Death of the page view? How about the rise of the sponsorship’s new single-view article page, launched as part of last month’s site redesign, is being heralded as a milestone in the long-awaited “death of the page view.” But the strategy is less about what’s dying than what MSNBC hopes to give life to: a new sales model fueled by multi-unit sponsorships.

The changes come as faces a challenge that all publishers can relate to: the commoditization of online advertising, driven in large part by ad networks.

“We’ve always been a premium brand, but over the past five years we have become more and more sponsorship-driven in order to differentiate ourselves,” said Kyoo Kim,’s vice president of sales. “We’re under pressure to create better experiences. Page views are great, volume is great, but we need to be able to tell a better story from an advertiser’s perspective.”

Just as is aggregating related editorial content – text, video, slide shows and interactive tools – into a single page experience, the sales team is pitching the ability to aggregate all of an advertiser’s campaign elements onto that story page.

“We’re offering the ability for advertisers to tell their story in a richer way,” said Kim.

Kim compares the strategy to a purchase funnel. Near the top of the page is a large-format ad to drive awareness. As the user scrolls down the page – indicating deeper engagement with the article – the creative may include more engaging rich media. At the bottom of the story page, when the user is exposed to related articles, videos, commenting and other interactive tools, the creative also can become more interactive.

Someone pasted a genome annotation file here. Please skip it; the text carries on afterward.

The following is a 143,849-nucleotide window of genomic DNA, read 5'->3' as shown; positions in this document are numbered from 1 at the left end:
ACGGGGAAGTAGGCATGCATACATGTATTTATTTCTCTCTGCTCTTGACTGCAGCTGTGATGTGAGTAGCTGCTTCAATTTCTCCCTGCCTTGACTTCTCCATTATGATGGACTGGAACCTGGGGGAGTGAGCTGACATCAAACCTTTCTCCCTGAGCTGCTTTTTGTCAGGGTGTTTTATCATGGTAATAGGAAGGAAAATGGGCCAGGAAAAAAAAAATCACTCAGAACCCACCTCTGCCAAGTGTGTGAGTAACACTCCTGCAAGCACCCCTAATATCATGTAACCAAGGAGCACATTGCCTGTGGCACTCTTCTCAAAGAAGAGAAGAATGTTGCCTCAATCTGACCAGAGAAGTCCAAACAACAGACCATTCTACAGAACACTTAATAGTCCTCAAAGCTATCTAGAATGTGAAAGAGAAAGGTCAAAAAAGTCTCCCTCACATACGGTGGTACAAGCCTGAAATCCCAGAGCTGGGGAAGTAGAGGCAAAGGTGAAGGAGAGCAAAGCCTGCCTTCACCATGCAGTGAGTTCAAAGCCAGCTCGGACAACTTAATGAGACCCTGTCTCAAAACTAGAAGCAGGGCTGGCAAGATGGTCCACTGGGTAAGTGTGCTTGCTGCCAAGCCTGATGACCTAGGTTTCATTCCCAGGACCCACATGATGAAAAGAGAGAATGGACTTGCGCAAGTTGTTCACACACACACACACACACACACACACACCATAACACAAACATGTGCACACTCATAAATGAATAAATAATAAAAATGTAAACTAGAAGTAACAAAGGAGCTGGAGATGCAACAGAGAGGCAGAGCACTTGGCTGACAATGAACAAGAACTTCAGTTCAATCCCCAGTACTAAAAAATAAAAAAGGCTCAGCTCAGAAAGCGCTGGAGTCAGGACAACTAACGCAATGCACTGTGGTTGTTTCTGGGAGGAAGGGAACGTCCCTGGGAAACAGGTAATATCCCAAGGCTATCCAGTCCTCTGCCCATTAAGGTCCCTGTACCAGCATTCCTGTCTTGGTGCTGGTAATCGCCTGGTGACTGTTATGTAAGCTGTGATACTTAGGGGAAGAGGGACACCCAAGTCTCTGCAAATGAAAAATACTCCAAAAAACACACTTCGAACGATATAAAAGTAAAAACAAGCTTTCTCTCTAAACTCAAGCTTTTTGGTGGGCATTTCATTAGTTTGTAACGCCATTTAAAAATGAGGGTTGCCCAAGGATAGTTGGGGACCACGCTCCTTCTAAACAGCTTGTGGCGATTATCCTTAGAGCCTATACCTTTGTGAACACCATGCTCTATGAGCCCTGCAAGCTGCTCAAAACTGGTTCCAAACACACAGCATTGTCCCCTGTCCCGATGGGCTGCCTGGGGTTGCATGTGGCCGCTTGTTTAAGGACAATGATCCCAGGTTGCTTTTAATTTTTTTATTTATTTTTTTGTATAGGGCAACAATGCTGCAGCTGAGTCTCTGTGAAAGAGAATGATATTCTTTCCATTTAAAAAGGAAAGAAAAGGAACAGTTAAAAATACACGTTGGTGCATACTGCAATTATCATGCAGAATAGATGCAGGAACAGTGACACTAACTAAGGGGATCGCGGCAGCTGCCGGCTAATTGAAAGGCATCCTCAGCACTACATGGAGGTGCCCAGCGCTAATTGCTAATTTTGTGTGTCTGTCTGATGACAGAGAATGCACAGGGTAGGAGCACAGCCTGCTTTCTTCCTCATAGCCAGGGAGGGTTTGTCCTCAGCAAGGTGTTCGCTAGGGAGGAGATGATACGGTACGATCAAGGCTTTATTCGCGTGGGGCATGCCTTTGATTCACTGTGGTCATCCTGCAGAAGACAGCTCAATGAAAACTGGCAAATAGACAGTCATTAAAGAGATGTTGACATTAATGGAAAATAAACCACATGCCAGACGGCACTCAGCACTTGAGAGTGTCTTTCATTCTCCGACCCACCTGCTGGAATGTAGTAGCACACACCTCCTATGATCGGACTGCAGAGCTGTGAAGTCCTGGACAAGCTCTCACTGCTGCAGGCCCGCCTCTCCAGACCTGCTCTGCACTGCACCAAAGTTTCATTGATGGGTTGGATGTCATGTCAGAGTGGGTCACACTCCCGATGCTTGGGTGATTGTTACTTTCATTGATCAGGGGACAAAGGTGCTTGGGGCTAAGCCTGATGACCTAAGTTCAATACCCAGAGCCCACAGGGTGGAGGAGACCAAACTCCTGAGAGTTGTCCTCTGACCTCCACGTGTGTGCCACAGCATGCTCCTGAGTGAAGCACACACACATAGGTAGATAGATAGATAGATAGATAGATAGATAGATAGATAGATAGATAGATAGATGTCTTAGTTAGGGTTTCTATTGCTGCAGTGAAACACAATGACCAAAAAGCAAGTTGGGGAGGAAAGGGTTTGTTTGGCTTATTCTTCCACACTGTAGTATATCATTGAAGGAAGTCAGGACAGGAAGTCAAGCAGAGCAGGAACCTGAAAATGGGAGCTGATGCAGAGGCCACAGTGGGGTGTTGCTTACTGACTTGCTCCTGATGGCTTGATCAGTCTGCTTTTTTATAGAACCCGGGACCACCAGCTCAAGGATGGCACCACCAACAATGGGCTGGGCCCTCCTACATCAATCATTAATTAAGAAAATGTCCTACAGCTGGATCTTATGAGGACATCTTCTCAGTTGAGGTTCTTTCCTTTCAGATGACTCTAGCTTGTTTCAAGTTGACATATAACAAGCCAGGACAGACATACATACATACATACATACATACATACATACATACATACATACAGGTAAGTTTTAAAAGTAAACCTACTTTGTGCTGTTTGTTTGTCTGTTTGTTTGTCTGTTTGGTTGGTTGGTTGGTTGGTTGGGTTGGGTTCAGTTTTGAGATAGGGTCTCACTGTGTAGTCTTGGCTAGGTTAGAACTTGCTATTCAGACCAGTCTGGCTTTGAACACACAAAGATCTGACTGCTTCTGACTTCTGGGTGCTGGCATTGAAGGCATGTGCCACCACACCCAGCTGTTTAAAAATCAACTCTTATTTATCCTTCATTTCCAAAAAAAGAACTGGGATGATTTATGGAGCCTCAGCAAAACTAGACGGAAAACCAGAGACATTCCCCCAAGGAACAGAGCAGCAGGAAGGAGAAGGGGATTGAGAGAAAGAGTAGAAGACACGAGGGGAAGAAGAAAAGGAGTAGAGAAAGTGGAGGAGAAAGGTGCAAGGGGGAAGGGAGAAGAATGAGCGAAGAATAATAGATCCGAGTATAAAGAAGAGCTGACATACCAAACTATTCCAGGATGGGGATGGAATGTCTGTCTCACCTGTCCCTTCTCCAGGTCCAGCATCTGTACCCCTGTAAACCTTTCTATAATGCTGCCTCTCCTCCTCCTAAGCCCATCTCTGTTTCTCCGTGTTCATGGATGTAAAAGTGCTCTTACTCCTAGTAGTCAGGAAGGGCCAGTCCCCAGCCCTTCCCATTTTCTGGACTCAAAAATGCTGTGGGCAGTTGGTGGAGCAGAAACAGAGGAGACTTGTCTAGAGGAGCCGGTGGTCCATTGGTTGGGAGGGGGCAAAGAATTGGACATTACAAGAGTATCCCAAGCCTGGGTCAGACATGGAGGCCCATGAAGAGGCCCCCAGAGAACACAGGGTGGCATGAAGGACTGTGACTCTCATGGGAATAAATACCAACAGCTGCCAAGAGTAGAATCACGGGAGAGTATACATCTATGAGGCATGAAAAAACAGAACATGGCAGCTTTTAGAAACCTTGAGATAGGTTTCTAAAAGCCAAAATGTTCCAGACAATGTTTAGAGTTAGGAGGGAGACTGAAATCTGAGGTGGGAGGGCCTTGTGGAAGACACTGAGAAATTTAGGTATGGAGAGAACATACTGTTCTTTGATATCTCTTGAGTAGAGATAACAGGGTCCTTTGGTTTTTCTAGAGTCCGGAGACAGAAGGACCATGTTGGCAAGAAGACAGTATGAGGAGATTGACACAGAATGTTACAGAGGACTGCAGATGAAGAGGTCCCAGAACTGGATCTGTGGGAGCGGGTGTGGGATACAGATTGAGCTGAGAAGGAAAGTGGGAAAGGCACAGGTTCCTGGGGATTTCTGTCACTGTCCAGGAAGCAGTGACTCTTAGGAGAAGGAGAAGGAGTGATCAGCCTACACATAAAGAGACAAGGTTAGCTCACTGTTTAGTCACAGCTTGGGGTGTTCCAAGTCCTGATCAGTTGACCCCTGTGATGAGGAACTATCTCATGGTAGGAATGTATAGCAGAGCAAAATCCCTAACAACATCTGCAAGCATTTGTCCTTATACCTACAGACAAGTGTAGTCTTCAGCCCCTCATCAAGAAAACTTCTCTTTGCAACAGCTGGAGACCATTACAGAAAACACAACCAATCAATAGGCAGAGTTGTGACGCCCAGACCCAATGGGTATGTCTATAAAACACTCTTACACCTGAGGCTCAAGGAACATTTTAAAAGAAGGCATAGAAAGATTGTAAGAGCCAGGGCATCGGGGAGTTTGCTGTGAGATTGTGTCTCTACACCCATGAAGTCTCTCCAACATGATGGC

Viewable impressions and ad templates

There are two key elements to this approach.

First, the ads that are lower on the page are not served until the user actually scrolls to that portion of the page – virtually guaranteeing exposure and increasing the potential for engagement. The enabling technology, from a company called RealVu, tracks  “viewable impressions” – defined as “when the ad content is loaded, rendered and at least 60% of the ad surface area is within the visible area of a viewer’s browser window on an in focus web page for at least one second.”

Second, is offering ad templates based on the same tools the web team uses to create interactive editorial content.

“We spend so much money running all this interactive content for editorial, we thought, why don’t we make those tools available to our advertisers for their creative?” Kim explained. The templates enable advertisers to integrate their creative and offers more seamlessly with editorial pages.

“The idea is to create an easy way to start pulling in real-time content from advertisers,” he said “We have the expertise for producing content, so we can help them do that.”

Kim said various levels of sponsorships are available, with campaign pricing ranging from $20,000 to $500,000 a month. Pricing, he said, “will still come down to some sort of CPM. But we’re trying to build around engagement. The story really is, how do we enable better storytelling?”

Ahead of the curve

Kim admitted that it will take awhile for the market to catch up with this approach. There’s a complex network of brands, media buyers and agencies that have built a supply chain around CPMs and page views. Very few of’s advertisers are thinking “holistically,” he said. “Clients always want, want, want, but sometimes they’re not ready,” he added. That would explain why there’s still plenty of run-of-site inventory on article pages from the likes of, Progressive and, yes, ad networks such as Pulse360. may need to make some internal adjustments as well. Kim acknowledged that, entering a new fiscal year, sales managers will be looking at ways to adjust incentive and compensation plans to better reflect the new sales approach.


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